On Day 11, we discussed honest observ­ing, and how vital it is to tell the truth about where we are and where we want to go. Most of this series has been about the past issues and how they’re getting in the way of our current results in busi­ness. As we wrap up the series, I’d like to touch upon where you want to go and what you want your life to look like.

“Would you tell me, please, which way I ought to go from here?”
“That depends a good deal on where you want to get to.”
“I don’t much care where –”
“Then it does­n’t matter which way you go.”
― Lewis Carroll, Alice in Wonderland

Without a vision, we default to society’s agenda for us… and that ain’t very spec­tac­u­lar. Without a vision, our creative energy is likely to get misdi­rected and steered by our default program­ing. For most of us, that program­ming no longer serves us or the high­est good.

Without an expanded vision, our focus becomes the day-to-day minu­tia, unable to “see the forest through the trees”. We get caught up in triv­ial pursuits and distrac­tions that help us avoid the fears and feel­ings of mean­ing­less­ness. Then one day, when we’re 82, we real­ize decades of our life were spent on things that didn’t matter. That just the small­est percent of our dreams were real­ized, and our legacy remains as some­thing equally as triv­ial.

If you want to spend your time on Earth as a consumer caught up in noise and drama—that’s your right. It’s just as valid a choice as any. Yet, if you’ve made it this far in “The Process”, I have a feel­ing that’s not what you really dream about. Your call to impact the world and share your gifts tran­scends any “career path” offered by our tradi­tional soci­ety.

In order for that to be fulfilled, you’ll need to have a clear and well-defined vision for your­self and busi­ness. Why? Because what you focus on expands, and is where you’ll find your­self moving towards.

The tangi­ble demon­stra­tion of this came into perspec­tive a few years ago, when I was being taught how to ride motor­cy­cles. One of the first instruc­tions was to look where you want to go. Being on a motor­cy­cle gives you instant feed­back about where you’re look­ing, because the bike imme­di­ately wants to start moving in that direc­tion.

My first major acci­dent, on the first day of riding, was partially because I was want­ing to avoid hitting some­thing and so I kept look­ing at it. Then, you guessed it, I ran into it and dropped the bike on my foot.

A very painful lesson to learn to look where I want to go rather than where I don’t.

There was another aspect of vision I learned riding, and that was to look as far out into the bends as I could. I real­ized that my focus was only about 20 feet in front of me. I had no idea what was happen­ing 30 cars up ahead. This short-sighted focus gave me very little time to react to danger up ahead. It also put me in a more hectic state, as when you are driving fast the near things move at you faster than the things hundreds of yards ahead.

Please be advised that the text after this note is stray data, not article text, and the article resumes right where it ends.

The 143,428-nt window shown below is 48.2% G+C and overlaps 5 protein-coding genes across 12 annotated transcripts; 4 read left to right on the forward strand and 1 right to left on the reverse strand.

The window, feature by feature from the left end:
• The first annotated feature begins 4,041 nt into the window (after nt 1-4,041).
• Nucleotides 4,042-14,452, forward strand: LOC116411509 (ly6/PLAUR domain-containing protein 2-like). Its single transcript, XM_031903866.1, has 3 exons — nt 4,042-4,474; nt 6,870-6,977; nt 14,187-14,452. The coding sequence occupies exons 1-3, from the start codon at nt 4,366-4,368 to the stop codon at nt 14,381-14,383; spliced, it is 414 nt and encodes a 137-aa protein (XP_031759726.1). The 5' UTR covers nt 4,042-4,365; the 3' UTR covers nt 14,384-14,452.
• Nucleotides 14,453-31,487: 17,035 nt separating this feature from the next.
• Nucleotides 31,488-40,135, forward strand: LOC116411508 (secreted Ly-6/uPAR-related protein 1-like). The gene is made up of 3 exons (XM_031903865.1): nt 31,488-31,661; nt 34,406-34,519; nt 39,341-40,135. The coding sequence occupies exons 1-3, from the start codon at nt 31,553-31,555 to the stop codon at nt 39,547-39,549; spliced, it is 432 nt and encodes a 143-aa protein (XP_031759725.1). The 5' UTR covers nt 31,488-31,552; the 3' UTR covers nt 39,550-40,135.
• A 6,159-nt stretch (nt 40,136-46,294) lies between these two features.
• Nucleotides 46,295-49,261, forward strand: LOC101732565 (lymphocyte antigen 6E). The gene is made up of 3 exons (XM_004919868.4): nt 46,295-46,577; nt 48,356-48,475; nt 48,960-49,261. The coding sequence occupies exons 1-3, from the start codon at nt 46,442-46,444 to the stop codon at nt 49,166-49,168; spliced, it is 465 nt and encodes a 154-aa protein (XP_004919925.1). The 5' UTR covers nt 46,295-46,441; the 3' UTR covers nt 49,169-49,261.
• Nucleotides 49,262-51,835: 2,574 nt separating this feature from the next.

The fasci­nat­ing thing was that I was also doing this driving cars, bicy­cles, skat­ing, and even walk­ing! This strat­egy for moving forward was what I was using for every­thing. Being on the motor­cy­cle created a dynamic that just ampli­fied what I was already doing.

Not only is this a great anal­ogy, but it also trans­lates liter­ally to busi­ness, art, and life. How we do one thing is how we do anything, so the vision I have when driving is the same vision I have in my busi­ness. At the time, every­thing was day-to-day, paycheck-to-paycheck, and I had no idea where I was going to live the next month.

The most bizarre and cool part?

When I began train­ing myself to focus further down the road, hall, or sidewalk—my focus and stabil­ity in the rest of my life shifted with it. Shifting my focus in the phys­i­cal started a shift in my mind’s vision.

This is another advanced process I take clients through in my private prac­tice that reads out a lot about where a person is in their life and busi­ness. It was one of the things that shifted me from being home­less and in poverty, to living in my own three bedroom house and buying my first BMW two years later. It takes time to rewire how you move through the world, and there’s a lot more to it than I can get into here, but under­stand that our bodies and inner psyche are mirrors of each other. (If you’re inter­ested in expe­ri­enc­ing this, please contact me for private coach­ing.)

For your own process, I recom­mend writ­ing out a time­line for your­self.

Simply write down what you want your life to look like, as if it was so, at vari­ous times of the coming months, years, and decades. Like, actu­ally do it, on paper. This will show you quickly where your vision is. If you have no idea, just make it upwe make it all up anyway. And if you end up not want­ing some­thing anymore, make a new choice.

You can see the vision in the eyes of great visionaries—look at some of the old portraits. It’s as if they see years and decades out into the future. Just imag­ine how neces­sary vision like this was when cathe­drals could take 300 years to build! That’s patience. That’s vision. That’s legacy.

What is your vision? What legacy do you want to leave to the world, your chil­dren, and your name? What do you want your life, busi­ness, and the world to look like?

There’s no formula, there’s no rules. You get to make it up. That’s the magic.

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